NEW YORK (Reuters) - Spending vasts amount of money is no guarantee for instant success, as the Miami Marlins discovered. Now, the team's owners are under fire for a proposal to trade their most expensive players to Toronto.
Major League Baseball executives on Wednesday were still poring over terms agreed by the two sides before approving a swap that would shift high-priced players including Jose Reyes, Josh Johnson and Mark Buehrle from the Marlins to the Blue Jays and slice some $160 million off Miami's payroll.
The proposed deal, which unsurprisingly produced howls of protest from Miami fans and squeals of delight in Toronto, comes about three months after the Red Sox unloaded about a quarter of a billion in salaries in a mega-deal with the Dodgers.
"It's very hard to referee owners who have their own sense of their best interest," former MLB commissioner Fay Vincent told Reuters in telephone interview on Wednesday.
"What we're really seeing is the natural development of the response to enormous baseball salaries."
Of course, it is individual owners who have chosen to pay the freight on free agents, even when shown the example of the 2012 Oakland Athletics, who dethroned two-time American League champion Texas Rangers as division champions despite having the league's lowest payroll.
The trade figures to turn Toronto into instant contenders, fortifying the starting rotation with Johnson and Buehrle, and adding an electrifying talent in four-time All Star shortstop Reyes (11 home runs, 57 RBIs, 40 steals, .287 and 12 triples).
Given last season's resurgence in Baltimore, where the Orioles improved by 24 games to win a wildcard playoff berth, the rise of the Blue Jays will put even more pressure on the Red Sox to get better or flounder in the AL East, which also the New York Yankees and Tampa Bay Rays poised to make a run for it.
Miami, meanwhile, looks content to pocket millions in revenue sharing paid by the richest teams, while giving NL East powers Washington Nationals, Atlanta Braves and Philadelphia Phillies a little less to worry about on the diamond.
Las Vegas has noticed.
Online betting site Bovada (www.bovada/lv) adjusted their odds for the Marlins to win the 2013 World Series from 40-1 to 100-1, while improving the Blue Jays' chances from 35-1 to 14-1.
A year ago, it was the Marlins trying to make a splash.
Marlins owner, art dealer Jeffrey Loria, last year plunged into the free agent market for a roster makeover to match a rebranding push with their new name (from Florida Marlins), new retractable roof stadium, new manager and new uniforms.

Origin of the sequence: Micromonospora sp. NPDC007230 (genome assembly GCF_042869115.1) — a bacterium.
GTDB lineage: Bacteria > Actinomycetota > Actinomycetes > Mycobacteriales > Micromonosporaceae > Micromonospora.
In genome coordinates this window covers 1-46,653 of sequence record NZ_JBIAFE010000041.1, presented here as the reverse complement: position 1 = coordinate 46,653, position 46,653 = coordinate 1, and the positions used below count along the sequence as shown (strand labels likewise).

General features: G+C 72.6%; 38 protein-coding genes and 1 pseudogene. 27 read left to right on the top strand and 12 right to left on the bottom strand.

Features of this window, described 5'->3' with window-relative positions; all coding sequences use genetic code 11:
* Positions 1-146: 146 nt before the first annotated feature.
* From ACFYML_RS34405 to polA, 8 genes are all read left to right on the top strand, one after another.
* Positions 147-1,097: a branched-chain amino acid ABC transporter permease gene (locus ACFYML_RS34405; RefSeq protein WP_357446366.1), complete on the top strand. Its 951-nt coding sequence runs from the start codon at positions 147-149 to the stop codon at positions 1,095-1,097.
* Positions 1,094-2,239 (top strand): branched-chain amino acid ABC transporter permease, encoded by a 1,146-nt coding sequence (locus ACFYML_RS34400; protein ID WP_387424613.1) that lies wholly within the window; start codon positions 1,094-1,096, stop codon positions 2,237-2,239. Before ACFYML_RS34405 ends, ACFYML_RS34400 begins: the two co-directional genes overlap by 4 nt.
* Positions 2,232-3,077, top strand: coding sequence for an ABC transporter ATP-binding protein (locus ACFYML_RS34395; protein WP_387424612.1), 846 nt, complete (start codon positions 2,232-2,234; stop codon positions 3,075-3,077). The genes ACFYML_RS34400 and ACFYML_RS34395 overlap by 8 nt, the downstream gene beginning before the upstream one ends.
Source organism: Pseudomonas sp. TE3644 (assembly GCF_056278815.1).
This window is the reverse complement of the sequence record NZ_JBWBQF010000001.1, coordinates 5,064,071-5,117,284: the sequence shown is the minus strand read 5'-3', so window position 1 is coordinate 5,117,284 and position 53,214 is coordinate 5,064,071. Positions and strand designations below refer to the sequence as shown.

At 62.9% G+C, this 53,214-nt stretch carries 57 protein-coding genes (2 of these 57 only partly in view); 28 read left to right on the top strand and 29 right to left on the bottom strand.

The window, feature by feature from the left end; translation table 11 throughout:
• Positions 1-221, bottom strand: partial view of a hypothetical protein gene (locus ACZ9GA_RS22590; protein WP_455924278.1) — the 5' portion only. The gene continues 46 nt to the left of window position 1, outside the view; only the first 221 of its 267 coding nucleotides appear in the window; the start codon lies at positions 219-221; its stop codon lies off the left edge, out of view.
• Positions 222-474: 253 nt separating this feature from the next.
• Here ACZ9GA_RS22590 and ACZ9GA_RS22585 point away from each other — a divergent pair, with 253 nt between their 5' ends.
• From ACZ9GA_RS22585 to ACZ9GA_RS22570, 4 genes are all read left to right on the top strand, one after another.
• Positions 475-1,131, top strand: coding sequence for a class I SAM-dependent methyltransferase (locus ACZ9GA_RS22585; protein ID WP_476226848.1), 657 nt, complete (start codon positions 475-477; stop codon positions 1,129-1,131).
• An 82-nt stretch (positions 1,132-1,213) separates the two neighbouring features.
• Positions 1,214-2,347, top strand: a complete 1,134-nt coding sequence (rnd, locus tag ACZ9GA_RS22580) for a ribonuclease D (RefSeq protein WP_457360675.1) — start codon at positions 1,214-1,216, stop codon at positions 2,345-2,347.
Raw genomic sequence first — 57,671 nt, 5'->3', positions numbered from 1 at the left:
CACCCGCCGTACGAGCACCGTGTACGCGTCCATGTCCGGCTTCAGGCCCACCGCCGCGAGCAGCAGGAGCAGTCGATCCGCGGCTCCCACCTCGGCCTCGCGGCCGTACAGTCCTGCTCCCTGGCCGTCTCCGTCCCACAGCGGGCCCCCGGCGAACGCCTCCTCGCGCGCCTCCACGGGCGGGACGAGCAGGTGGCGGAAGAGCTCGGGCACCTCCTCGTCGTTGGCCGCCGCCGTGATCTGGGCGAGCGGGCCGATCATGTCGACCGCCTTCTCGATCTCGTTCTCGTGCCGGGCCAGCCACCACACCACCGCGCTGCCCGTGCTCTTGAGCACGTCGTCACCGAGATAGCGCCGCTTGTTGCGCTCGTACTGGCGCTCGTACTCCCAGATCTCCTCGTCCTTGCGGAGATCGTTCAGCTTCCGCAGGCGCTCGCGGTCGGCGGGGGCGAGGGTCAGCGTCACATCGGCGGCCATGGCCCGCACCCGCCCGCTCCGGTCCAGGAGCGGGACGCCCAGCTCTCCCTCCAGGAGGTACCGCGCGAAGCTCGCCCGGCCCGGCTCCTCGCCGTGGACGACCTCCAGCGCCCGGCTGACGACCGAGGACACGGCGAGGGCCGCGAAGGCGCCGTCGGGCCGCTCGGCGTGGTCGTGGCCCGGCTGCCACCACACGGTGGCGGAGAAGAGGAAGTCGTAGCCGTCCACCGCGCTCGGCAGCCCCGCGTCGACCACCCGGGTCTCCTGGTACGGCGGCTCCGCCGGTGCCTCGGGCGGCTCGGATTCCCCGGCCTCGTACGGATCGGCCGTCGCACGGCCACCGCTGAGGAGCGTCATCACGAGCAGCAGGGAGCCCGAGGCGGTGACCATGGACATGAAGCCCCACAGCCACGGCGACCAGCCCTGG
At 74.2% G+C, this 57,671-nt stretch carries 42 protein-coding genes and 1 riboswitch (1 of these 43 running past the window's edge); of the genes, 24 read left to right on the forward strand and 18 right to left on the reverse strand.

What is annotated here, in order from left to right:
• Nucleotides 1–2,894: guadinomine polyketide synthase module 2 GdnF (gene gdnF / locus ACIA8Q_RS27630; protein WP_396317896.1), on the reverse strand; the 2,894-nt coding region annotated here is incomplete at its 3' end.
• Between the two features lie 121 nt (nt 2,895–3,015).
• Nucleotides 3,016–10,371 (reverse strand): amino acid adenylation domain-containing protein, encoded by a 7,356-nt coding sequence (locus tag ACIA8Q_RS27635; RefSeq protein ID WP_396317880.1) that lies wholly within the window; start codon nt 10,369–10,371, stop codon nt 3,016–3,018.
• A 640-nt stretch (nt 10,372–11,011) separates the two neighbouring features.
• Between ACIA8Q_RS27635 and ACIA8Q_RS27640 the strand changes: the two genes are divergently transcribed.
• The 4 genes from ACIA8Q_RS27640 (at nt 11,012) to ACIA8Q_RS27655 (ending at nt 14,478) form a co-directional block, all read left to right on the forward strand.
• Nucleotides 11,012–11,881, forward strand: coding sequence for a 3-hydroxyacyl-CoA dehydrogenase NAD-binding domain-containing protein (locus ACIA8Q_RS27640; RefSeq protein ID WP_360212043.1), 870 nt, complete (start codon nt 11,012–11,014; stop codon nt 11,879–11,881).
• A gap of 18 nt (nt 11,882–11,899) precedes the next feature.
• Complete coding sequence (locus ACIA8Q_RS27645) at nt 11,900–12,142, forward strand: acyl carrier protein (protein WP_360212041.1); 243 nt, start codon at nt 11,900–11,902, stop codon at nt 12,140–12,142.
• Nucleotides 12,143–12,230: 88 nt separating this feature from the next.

But after their 69-93 record this season landed Miami at the bottom of the NL East, Loria decided on an about-face.
"We finished in last place. Figure it out," Loria told CBSSports.com from the MLB's winter meetings in Chicago.
Vincent said the recent deals were not like the fire-sales tried by Oakland owner Charles Finley back in the 1970s, which led then-MLB chief Bowie Kuhn to veto them under the commissioner's "best interests of baseball" umbrella powers.
After assembling a team that won three World Series in a row from 1972 and five successive division titles, Finley was stopped from selling soon-to-be free agents Joe Rudi and Rollie Fingers to the Red Sox and Vida Blue to the Yankees.
Vincent, who served as baseball chief from 1989-92, said the current trades were understandable.
"I think that the Red Sox trade made sense, certainly from the Red Sox side, and the Dodgers were in a position that they just got sold for $2.1 billion and the television value of the programming was underneath that transaction," he said.
Boston sent a package including underperforming stars Carl Crawford and Josh Beckett along with power-hitting Adrian Gonzalez to Los Angeles, looking to liven up their lineup, in return for some promising young players.
"Here, in Toronto's point of view, they're picking up a remarkable set of talent in the shortstop (Reyes), the two pitchers, Johnson and Buehrle, who have terrific histories.
"Why did Miami do it? They have a history. The guy down there (Loria) is very consistent."
Vincent said Loria deviated from his management style when he was encouraged to spend more money on his team as he tried to spruce up the image of the Marlins.
"He did it. I don't think he was comfortable, and he just undid it. He's an unusual owner. He's been taking money from the big guys on revenue sharing and the luxury tax and spending very little money. He obviously thought better of it."
Vincent said it was only natural to look for a way out, if an owner was unhappy with high-priced player purchases.
"If someone would take those players from Miami and give you back some prospects, I'm sure Miami has a respectable argument that this deal makes sense for them."
(Editing by Julian Linden)
(This story has been refiled to fix the spelling of poring in the second paragraph)